Elaine Thompson / AP

Seattle teachers strike on first day of school

Teachers in Seattle and Pasco demand less standardized testing, fairer discipline policies and better pay

Teachers in Seattle, from Washington state’s largest school district, went on strike Wednesday, the first day of school, after contract talks between the district and the union failed.

Teachers and staff picketed at every Seattle public school early Wednesday, union leaders told The Seattle Times. Educators and support staff from the 5,000-member Seattle Education Association (SEA) say they are fighting for reasonable testing policies, fair discipline policies, length of the school day and pay raises.

These are “issues that every educator in the country is grappling with right now,” said Lily Eskelsen Garcia, president of the National Education Association. Garcia said that if teachers gain traction on the issues in Seattle, it could give hope to other educators across the nation.

“Our message is that we are ready to go back into the classroom as soon as we can get a fair agreement,” said Mark Landreville, a chemistry teacher taking part in the strike.

The Seattle Public Schools said, in a statement released Wednesday, that it hopes talks can resume and an agreement reached so that students can return to school.

"Bargaining teams for both sides have worked hard over the past months and practically round the clock in recent days," the statement said. Among issues that have not been agreed upon are salary, teacher evaluations, grievance procedures, and rules on student discipline, according to information posted on the website.

With the Seattle educators' union on strike for the first time in 30 years, about 53,000 students in some 97 schools stayed home on what was supposed to be their first day of school. The city said it was expanding before- and after-school programs at several community centers into all-day camps to help parents with child care.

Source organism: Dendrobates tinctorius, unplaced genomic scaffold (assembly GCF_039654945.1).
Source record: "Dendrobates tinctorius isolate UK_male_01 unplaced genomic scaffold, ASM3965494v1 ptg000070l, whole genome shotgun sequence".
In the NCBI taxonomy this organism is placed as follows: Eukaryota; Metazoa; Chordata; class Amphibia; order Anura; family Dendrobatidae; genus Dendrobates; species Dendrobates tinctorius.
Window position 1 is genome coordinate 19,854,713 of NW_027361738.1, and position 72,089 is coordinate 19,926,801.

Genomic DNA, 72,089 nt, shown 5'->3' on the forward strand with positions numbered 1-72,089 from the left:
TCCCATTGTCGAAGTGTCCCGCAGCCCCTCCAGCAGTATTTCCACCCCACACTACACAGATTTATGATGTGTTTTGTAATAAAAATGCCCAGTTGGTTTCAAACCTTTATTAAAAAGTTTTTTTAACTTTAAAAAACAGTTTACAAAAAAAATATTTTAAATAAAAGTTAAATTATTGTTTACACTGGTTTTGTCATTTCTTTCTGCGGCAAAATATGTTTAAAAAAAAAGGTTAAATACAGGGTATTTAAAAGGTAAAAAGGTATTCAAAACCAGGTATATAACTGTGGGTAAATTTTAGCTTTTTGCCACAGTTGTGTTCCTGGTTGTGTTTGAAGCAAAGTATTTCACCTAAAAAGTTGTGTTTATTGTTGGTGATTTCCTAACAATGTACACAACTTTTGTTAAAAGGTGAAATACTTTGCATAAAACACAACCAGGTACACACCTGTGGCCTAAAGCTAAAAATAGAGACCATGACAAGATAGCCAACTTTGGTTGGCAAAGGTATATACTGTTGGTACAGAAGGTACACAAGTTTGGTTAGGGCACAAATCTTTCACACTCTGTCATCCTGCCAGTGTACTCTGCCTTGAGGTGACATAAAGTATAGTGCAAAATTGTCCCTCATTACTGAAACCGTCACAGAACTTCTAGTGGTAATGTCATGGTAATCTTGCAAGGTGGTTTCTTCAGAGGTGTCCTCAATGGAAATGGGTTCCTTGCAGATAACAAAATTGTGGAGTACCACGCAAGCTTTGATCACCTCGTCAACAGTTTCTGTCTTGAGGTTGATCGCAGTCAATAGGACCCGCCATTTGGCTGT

The strike comes as teachers in Pasco, a small city about 230 miles away from Seattle, in the southeastern part of the state, voted last week to continue a strike there in defiance of a judge’s order to go back to work, union spokesman Rich Wood said.

Teachers and the district are far apart on the issues, but district officials and union leaders have said bargaining will continue despite the strike, according to The Seattle Times.

Negotiations began in May, when more than 60 school districts in the state held a series of strikes and walkouts. The SEA said major issues remain unresolved. The union says it is seeking its the first cost of living pay increase in six years and the first increase in health care funding in five years. 

The district has proposed a 13 percent salary increase — including the cost of living raise the state is expected to provide this year — over the next three years in exchange for more instructional time with students, the district said in its latest bargaining update. 

Teachers also want their evaluations to be carried out in way they consider more fair, instead of being tied to students’ scores on standardized tests, SEA said on its website. Educators in Seattle and Pasco want less standardized testing overall, arguing that it interferes with their ability to teach.

Another issue Seattle teachers want to focus on is equity in student discipline. Some have pointed out a racial bias in school discipline policy.

Black students in Washington across the United States have been suspended at disproportionate rates. Last year, 8.6 percent of African-American students in Washington were taken from classrooms for misbehavior, even though they only comprised 4.8 percent of students, The Seattle Times reported in May.

Seattle City Council member Kshama Sawant, the council's first socialist member in decades, said she would hold a community meeting Thursday in support of striking educators and to address some of these issues.

“Seattle’s educators are talented and hardworking people who have tirelessly led the fight to defend students and education,” Sawant said in a news release.

“Please join me and the Coalition for Schools Seattle Deserves at the community meeting tomorrow … let’s discuss how to build solidarity for our educators. We will make sure they and the district know that Seattle strongly supports the union’s fight for high quality public education for all of the city’s young people,” Sawant said.

With wire services

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